For instance, in Zimbabwe, agency involved removal of two statues of Rhodes; one in Bulawayo and another in Harare.
Physical Energy statue, cast in1959 and associated with the persona of Rhodes, was taken down after the country’s attainment of independence.
It was associated with racism summed up in the then Federal Prime Minister Godfrey Huggins’ policy of racial partnership.
Said Huggins: “The relationship that exists between whites and blacks is the same that exists between the rider and his horse.”
The Emperor’s Sculptor, as Rhodes wanted them called, were taken down after independence, in August 1980, and stored at the National Museums in Bulawayo and National Archives in Harare.
Rhodes’ statue at the University of Cape Town in 2015 was so imposing and infuriating to any sensible being.
Under the theme ‘Rhodes Must Fall’, there was a move for the defacement of this colonial era monument in Capetown, when the Cape Town University Council unanimously voted for the removal of colonialist Rhodes statue from the Rondebosch University Campus in April 2015.
Protesters also attempted to remove the statute of King George VI at the University of Kwazulu Natal and splashed green paint on the statue of Paul Kruger in Pretoria.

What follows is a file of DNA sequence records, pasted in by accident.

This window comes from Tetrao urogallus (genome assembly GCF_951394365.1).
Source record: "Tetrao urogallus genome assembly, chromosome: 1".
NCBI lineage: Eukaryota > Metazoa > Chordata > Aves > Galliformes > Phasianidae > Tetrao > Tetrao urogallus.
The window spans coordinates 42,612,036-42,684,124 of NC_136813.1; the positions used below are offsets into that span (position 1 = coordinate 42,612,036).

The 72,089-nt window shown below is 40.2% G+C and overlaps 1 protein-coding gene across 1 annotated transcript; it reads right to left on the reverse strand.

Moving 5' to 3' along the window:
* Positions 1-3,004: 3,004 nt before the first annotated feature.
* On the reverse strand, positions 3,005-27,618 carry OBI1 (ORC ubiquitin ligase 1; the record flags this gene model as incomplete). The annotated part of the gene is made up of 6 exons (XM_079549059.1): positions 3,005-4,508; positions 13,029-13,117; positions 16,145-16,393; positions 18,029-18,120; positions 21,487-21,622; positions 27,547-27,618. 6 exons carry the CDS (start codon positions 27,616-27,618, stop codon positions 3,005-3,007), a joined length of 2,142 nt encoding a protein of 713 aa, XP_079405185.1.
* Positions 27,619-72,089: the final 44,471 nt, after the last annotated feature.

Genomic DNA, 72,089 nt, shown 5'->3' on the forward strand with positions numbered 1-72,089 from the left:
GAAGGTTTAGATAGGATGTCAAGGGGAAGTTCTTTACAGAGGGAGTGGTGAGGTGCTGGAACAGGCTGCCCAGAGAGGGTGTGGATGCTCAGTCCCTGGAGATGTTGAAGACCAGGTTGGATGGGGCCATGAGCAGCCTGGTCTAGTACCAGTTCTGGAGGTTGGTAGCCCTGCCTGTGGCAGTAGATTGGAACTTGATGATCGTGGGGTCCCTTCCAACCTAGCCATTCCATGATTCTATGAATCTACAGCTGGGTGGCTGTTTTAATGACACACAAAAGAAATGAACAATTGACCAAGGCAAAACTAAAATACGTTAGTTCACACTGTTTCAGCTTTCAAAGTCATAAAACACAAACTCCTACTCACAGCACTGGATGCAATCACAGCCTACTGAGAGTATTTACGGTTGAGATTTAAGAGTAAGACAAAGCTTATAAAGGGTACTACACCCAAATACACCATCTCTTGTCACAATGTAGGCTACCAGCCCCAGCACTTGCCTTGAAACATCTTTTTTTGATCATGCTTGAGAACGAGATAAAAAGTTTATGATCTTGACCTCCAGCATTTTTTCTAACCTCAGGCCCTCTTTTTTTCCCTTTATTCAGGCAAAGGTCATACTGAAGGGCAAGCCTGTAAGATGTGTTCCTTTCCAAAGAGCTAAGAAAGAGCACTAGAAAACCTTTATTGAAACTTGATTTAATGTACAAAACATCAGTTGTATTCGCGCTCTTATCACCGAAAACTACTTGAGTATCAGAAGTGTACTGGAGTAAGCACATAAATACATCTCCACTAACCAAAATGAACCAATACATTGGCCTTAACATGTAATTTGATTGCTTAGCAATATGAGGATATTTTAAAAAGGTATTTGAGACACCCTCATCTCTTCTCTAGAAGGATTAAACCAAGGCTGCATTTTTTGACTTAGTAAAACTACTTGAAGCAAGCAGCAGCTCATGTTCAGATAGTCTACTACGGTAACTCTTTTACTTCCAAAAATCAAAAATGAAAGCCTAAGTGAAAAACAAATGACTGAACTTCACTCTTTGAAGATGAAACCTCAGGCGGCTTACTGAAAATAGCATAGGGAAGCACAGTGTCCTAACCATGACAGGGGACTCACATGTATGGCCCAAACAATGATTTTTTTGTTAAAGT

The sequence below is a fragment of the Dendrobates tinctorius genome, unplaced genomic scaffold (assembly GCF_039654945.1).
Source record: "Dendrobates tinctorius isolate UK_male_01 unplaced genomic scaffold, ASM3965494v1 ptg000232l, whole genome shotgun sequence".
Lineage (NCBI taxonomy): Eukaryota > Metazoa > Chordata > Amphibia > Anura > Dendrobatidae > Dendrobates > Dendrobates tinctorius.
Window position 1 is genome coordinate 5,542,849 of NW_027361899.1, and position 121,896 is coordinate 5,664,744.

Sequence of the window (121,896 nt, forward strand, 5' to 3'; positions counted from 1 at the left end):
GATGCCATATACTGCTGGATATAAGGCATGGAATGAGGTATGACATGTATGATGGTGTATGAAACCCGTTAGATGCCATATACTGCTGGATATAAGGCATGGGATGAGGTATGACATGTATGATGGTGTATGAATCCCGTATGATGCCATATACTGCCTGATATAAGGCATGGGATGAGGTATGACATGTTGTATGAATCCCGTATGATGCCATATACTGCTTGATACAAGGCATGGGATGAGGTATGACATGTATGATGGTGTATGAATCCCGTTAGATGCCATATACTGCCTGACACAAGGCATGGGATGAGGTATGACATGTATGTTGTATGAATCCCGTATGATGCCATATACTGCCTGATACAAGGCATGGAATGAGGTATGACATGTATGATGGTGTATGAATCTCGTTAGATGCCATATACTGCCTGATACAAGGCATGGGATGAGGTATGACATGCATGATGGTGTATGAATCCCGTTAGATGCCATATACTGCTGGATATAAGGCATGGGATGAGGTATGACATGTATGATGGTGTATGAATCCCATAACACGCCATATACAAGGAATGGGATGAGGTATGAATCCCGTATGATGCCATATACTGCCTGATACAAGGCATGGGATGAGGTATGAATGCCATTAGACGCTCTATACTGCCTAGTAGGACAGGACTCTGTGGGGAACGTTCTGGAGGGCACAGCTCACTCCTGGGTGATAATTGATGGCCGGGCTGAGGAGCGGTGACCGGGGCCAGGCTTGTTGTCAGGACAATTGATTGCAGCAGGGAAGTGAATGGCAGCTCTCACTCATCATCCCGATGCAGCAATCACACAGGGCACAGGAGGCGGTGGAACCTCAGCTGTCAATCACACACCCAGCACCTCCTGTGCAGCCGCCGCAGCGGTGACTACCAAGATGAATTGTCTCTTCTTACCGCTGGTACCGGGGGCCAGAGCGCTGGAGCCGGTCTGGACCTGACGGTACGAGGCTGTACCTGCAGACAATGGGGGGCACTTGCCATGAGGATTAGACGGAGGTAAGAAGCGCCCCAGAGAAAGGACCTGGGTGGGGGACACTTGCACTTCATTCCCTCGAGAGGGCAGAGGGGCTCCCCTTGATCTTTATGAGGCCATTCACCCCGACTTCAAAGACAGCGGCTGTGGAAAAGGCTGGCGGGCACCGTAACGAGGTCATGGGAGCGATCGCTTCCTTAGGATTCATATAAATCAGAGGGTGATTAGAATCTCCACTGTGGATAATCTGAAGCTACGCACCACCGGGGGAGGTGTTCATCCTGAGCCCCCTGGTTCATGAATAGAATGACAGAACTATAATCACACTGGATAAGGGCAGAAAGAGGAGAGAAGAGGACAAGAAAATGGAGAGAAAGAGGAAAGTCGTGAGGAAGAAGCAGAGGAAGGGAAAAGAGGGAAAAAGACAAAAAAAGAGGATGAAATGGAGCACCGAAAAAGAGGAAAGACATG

Statues in the West like London statues from 1700 to 1779, commemorate royaty, including those slave merchants.
For example, in Edinburgh Street, Andrew Square, there are 150-foot high Viscount Melville and Henry Dundas.
These men worked very hard to bring many slaves to the West and delayed attempts to ending slavery.
Statues are texts that serve as reminders of the painful history of Africa, speaking from generation to generation.
Since they serve self-congratulatory political agenda of the West against the African introspective narratives, they must be effaced.
There is no clear formula for agency or fighting social injustices but in these recent times, these are found in anything done to topple images that speak imposingly about human past and present.
In retrospect, slavery abolitionist narratives were included in essays, prose and poetry used as instruments forwarding the cause of ending slavery and promoting racial equity and justice.
Books, newspapers, pamphlets, poetry, published sermons and other forms of literature were used to spread messages and this is time to write.
There were also open encounters in protest against slavery.